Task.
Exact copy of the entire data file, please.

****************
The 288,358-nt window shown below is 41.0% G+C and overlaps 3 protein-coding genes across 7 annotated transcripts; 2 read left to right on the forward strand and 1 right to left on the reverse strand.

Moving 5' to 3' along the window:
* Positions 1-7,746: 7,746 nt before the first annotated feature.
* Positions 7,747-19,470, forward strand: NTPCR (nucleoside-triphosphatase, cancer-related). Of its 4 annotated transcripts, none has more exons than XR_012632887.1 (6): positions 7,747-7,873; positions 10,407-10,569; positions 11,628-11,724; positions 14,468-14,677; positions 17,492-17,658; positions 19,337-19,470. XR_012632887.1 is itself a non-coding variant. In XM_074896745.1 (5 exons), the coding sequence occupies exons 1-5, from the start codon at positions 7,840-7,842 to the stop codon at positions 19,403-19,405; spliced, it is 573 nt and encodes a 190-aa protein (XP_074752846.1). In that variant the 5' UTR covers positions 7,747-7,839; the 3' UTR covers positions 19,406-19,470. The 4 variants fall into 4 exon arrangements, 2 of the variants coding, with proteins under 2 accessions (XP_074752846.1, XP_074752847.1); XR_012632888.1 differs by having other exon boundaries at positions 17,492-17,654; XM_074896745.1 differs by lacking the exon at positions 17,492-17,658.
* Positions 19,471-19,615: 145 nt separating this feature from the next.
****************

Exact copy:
The 288,358-nt window shown below is 41.0% G+C and overlaps 3 protein-coding genes across 7 annotated transcripts; 2 read left to right on the forward strand and 1 right to left on the reverse strand.

Moving 5' to 3' along the window:
* Positions 1-7,746: 7,746 nt before the first annotated feature.
* Positions 7,747-19,470, forward strand: NTPCR (nucleoside-triphosphatase, cancer-related). Of its 4 annotated transcripts, none has more exons than XR_012632887.1 (6): positions 7,747-7,873; positions 10,407-10,569; positions 11,628-11,724; positions 14,468-14,677; positions 17,492-17,658; positions 19,337-19,470. XR_012632887.1 is itself a non-coding variant. In XM_074896745.1 (5 exons), the coding sequence occupies exons 1-5, from the start codon at positions 7,840-7,842 to the stop codon at positions 19,403-19,405; spliced, it is 573 nt and encodes a 190-aa protein (XP_074752846.1). In that variant the 5' UTR covers positions 7,747-7,839; the 3' UTR covers positions 19,406-19,470. The 4 variants fall into 4 exon arrangements, 2 of the variants coding, with proteins under 2 accessions (XP_074752846.1, XP_074752847.1); XR_012632888.1 differs by having other exon boundaries at positions 17,492-17,654; XM_074896745.1 differs by lacking the exon at positions 17,492-17,658.
* Positions 19,471-19,615: 145 nt separating this feature from the next.